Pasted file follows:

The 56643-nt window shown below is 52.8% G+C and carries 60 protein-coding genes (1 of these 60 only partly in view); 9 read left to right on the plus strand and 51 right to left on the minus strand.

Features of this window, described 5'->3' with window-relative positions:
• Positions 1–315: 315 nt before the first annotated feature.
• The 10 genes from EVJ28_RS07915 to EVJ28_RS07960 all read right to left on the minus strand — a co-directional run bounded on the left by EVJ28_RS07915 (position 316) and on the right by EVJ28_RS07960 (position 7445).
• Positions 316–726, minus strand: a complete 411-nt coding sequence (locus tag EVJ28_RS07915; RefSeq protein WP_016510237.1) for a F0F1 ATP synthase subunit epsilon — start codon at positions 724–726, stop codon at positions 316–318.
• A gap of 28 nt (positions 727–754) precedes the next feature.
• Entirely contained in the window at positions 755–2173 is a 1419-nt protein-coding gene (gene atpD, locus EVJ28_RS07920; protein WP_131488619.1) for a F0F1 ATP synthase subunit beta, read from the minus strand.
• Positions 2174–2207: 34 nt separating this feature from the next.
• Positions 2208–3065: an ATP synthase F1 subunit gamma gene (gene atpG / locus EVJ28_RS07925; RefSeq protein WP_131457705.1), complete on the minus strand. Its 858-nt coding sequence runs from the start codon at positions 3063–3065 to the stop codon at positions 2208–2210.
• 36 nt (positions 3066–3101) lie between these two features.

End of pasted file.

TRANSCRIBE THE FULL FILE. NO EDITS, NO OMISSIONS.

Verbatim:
The 56643-nt window shown below is 52.8% G+C and carries 60 protein-coding genes (1 of these 60 only partly in view); 9 read left to right on the plus strand and 51 right to left on the minus strand.

Features of this window, described 5'->3' with window-relative positions:
• Positions 1–315: 315 nt before the first annotated feature.
• The 10 genes from EVJ28_RS07915 to EVJ28_RS07960 all read right to left on the minus strand — a co-directional run bounded on the left by EVJ28_RS07915 (position 316) and on the right by EVJ28_RS07960 (position 7445).
• Positions 316–726, minus strand: a complete 411-nt coding sequence (locus tag EVJ28_RS07915; RefSeq protein WP_016510237.1) for a F0F1 ATP synthase subunit epsilon — start codon at positions 724–726, stop codon at positions 316–318.
• A gap of 28 nt (positions 727–754) precedes the next feature.
• Entirely contained in the window at positions 755–2173 is a 1419-nt protein-coding gene (gene atpD, locus EVJ28_RS07920; protein WP_131488619.1) for a F0F1 ATP synthase subunit beta, read from the minus strand.
• Positions 2174–2207: 34 nt separating this feature from the next.
• Positions 2208–3065: an ATP synthase F1 subunit gamma gene (gene atpG / locus EVJ28_RS07925; RefSeq protein WP_131457705.1), complete on the minus strand. Its 858-nt coding sequence runs from the start codon at positions 3063–3065 to the stop codon at positions 2208–2210.
• 36 nt (positions 3066–3101) lie between these two features.